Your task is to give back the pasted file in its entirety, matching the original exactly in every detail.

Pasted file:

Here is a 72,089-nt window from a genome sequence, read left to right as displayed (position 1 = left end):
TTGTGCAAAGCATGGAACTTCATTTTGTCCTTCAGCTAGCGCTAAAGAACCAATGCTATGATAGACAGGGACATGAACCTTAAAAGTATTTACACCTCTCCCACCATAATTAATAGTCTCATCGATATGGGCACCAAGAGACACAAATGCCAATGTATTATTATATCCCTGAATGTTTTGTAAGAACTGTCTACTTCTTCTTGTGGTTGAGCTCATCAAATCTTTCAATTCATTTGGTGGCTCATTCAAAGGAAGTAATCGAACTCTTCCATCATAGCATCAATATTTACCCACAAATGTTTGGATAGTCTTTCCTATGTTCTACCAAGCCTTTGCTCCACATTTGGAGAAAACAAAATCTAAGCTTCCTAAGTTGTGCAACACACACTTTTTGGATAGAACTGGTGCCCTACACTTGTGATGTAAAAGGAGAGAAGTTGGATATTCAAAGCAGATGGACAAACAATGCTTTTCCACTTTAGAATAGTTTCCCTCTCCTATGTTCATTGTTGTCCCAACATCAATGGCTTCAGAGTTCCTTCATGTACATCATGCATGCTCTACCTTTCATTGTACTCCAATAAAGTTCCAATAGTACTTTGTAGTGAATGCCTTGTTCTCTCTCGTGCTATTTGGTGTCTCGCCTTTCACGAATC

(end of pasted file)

Here is a 72,089-nt window from a genome sequence, read left to right as displayed (position 1 = left end):
TTGTGCAAAGCATGGAACTTCATTTTGTCCTTCAGCTAGCGCTAAAGAACCAATGCTATGATAGACAGGGACATGAACCTTAAAAGTATTTACACCTCTCCCACCATAATTAATAGTCTCATCGATATGGGCACCAAGAGACACAAATGCCAATGTATTATTATATCCCTGAATGTTTTGTAAGAACTGTCTACTTCTTCTTGTGGTTGAGCTCATCAAATCTTTCAATTCATTTGGTGGCTCATTCAAAGGAAGTAATCGAACTCTTCCATCATAGCATCAATATTTACCCACAAATGTTTGGATAGTCTTTCCTATGTTCTACCAAGCCTTTGCTCCACATTTGGAGAAAACAAAATCTAAGCTTCCTAAGTTGTGCAACACACACTTTTTGGATAGAACTGGTGCCCTACACTTGTGATGTAAAAGGAGAGAAGTTGGATATTCAAAGCAGATGGACAAACAATGCTTTTCCACTTTAGAATAGTTTCCCTCTCCTATGTTCATTGTTGTCCCAACATCAATGGCTTCAGAGTTCCTTCATGTACATCATGCATGCTCTACCTTTCATTGTACTCCAATAAAGTTCCAATAGTACTTTGTAGTGAATGCCTTGTTCTCTCTCGTGCTATTTGGTGTCTCGCCTTTCACGAATC